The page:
A columnist of heart and mind

A columnist of heart and mind
Interviewing the animals at Children's Fairyland in Oakland. L-R: Bobo the sheep, Gideon the miniature donkey, me, Tumbleweed Tommy the miniature donkey, Juan the alpaca, Coco the pony

Monday, December 22, 2008

Auld Lang Syne - and good riddance!

This is the best of times. This is the worst of times. It is the spring of hope. It is the winter of despair. We have everything before us. We have nothing before us.
With apologies to Charles Dickens for stealing his words, they pretty well describe the state of America at the dawn of the Age of Obama. I can't remember an upcoming new year that was filled with so much hope and so much fear, both at the same time.
Yes, disaster looms almost everywhere we look. The economy, environment, terrorism, wars in Iraq and Afghanistan - you name it, and we've got a crisis.
But at least we finally have a guy in charge who looks like he knows what he's doing. And more importantly, he has us. As Ronald Reagan said, "Once the American people set their minds to something, there's nothing we can't accomplish."
What kind of year was 2008? To paraphrase Walter Cronkite, "It was a year filled with the events that alter and illuminate our time. And you were there."
Indeed we were. It's rare to be conscious that you're living in a transforming historical moment, but it was hard to ignore in a year when we elected our first African American president and sank into the most painful economic crisis since the Great Depression.
So before 2008 is out, let's look at the winners and losers:
A Star Is Born: Rachel Maddow, Mike Huckabee, Waren Sapp and the hamster on a piano eating popcorn.
Falling Star: John Edwards. Somebody should have told him that the reason people were voting for him was because they liked his wife. Oops! There goes the attorney general position!
Best Quote: "I can see Russia from my house!" - Tina Fey. It defined Sarah Palin so devastatingly, the Yale Book Of Quotations named it "quote of the year."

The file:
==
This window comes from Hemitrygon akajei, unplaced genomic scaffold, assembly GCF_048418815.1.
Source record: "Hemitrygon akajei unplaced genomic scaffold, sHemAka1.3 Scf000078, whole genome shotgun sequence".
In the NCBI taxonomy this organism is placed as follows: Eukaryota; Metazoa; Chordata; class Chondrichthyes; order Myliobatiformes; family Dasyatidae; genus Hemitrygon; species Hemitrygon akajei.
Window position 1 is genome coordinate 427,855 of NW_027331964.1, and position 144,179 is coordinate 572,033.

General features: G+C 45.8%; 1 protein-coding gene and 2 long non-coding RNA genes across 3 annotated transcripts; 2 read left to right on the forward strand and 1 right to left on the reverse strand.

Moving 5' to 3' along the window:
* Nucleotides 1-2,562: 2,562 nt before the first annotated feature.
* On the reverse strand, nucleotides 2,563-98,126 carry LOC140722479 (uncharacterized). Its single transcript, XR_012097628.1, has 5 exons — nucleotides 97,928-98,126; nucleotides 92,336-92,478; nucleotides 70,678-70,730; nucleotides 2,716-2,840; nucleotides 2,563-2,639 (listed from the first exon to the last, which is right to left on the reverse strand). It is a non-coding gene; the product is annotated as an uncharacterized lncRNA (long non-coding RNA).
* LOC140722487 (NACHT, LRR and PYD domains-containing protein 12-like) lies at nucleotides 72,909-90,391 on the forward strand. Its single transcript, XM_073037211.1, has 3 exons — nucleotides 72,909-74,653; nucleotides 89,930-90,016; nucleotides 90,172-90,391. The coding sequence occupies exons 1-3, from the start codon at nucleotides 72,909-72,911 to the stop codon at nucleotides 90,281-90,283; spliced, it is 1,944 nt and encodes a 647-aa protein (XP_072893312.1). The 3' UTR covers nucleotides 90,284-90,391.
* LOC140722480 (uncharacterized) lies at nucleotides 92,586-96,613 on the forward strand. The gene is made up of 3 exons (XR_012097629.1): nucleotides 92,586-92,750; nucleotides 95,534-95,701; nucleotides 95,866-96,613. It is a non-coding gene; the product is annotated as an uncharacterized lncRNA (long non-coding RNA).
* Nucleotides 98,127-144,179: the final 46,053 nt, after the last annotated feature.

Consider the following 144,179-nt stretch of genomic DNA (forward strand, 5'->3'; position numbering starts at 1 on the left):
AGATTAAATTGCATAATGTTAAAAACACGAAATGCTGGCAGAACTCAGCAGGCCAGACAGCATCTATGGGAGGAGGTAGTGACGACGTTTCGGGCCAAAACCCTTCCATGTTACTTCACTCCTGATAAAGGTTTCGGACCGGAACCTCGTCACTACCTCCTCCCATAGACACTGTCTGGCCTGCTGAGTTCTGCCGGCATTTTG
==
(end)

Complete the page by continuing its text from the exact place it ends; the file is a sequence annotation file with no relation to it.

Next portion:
Worst Quote: "The fundamentals of our economy are sound." - John McCain.
Animal Of The Year: The turkey that was slaughtered in the background while Palin's television interview took place in the foreground sold on eBay for $225.
Music Video Of The Year: will.i.am's "Yes We Can." It both captured the rising enthusiasm for Obama and contributed to it.
Losers Of The Year: Rod Blagojevich, Elliot Spitzer, George W. Bush and, through no fault of his own, David Letterman. What's he going to do now that he can't use his nightly "Great Moments in Presidential Speeches" shtick anymore?
Journalists Of The Year: The ladies of "The View." Who'd have thought they'd make more real news than "Meet The Press" and "Face The Nation" combined?
Book of the Year: "Team Of Rivals" by Doris Kearns Goodwin. Now that Obama has chosen it as the template for his administration, it's a must-read for anyone who wants to know what he has in mind.
Athlete Of The Year: Usain Bolt. What Michael Phelps did was phenomenal, but he didn't destroy the field as completely as Bolt did in his sport. The last time I saw such total dominance was Secretariat in the Belmont.
Gone But Not Forgotten: Dona Spring, Studs Terkel, Bo Diddley, Aleksandr Solzhenitsyn, George Carlin, Don Haskins, Arthur C. Clarke, Sir Edmund Hillary, Jerry Wexler, Sammy Baugh, Mark Felt, Gene Upshaw, Edie Adams, Van Johnson and, last but not least, Tim Russert. As exciting as the election campaign was, it would have been so much more fun with him.
So what will 2009 be like? I don't know, but I'm certain of one thing: It's bound to be different from 2008. History never moves in a straight line, and the future is never a direct extension of the present.
If you don't believe me, think back to how the world looked 12 months ago. If those trends had held, we'd be getting ready to inaugurate President Hillary Clinton right now, and we'd all still have jobs and IRAs.
Happy New Year to us.

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